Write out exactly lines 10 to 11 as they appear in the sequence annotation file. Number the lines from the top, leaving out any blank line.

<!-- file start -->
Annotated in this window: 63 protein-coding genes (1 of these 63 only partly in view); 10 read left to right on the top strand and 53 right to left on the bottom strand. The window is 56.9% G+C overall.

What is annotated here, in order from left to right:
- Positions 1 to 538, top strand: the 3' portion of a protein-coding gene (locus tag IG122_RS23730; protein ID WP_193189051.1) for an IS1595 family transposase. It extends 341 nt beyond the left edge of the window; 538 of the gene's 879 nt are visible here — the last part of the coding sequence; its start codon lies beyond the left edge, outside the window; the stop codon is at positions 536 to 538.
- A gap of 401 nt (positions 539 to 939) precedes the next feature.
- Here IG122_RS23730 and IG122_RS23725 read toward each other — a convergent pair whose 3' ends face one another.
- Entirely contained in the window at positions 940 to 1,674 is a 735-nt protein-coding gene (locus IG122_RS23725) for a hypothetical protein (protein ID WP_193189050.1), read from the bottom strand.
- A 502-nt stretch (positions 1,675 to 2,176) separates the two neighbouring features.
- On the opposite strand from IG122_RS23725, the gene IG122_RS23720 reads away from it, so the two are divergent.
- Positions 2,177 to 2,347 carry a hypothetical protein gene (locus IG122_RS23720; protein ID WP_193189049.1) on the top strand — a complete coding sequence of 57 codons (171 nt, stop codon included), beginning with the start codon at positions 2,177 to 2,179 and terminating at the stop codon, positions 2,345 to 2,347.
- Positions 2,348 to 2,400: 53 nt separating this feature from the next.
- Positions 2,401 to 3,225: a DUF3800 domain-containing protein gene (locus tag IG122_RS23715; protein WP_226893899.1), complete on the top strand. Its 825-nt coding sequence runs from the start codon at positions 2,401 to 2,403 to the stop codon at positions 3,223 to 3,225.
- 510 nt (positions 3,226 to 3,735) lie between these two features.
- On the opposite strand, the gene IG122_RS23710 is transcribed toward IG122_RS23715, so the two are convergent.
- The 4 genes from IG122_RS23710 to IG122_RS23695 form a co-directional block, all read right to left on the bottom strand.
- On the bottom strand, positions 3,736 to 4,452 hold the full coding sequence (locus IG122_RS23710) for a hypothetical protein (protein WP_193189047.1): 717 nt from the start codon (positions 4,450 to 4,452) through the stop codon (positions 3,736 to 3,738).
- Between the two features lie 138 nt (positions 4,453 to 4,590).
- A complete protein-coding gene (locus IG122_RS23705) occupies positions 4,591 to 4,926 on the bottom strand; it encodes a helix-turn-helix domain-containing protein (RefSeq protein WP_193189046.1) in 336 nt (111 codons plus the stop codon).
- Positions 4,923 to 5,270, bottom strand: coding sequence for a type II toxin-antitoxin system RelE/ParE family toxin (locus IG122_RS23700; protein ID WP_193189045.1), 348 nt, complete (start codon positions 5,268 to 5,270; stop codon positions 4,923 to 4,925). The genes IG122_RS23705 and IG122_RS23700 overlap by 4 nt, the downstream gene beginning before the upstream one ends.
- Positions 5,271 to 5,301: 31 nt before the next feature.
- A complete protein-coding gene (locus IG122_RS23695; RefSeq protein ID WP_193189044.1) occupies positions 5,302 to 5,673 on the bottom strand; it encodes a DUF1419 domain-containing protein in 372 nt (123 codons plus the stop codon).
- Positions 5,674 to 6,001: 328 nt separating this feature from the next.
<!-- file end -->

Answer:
- Positions 2,348 to 2,400: 53 nt separating this feature from the next.
- Positions 2,401 to 3,225: a DUF3800 domain-containing protein gene (locus tag IG122_RS23715; protein WP_226893899.1), complete on the top strand. Its 825-nt coding sequence runs from the start codon at positions 2,401 to 2,403 to the stop codon at positions 3,223 to 3,225.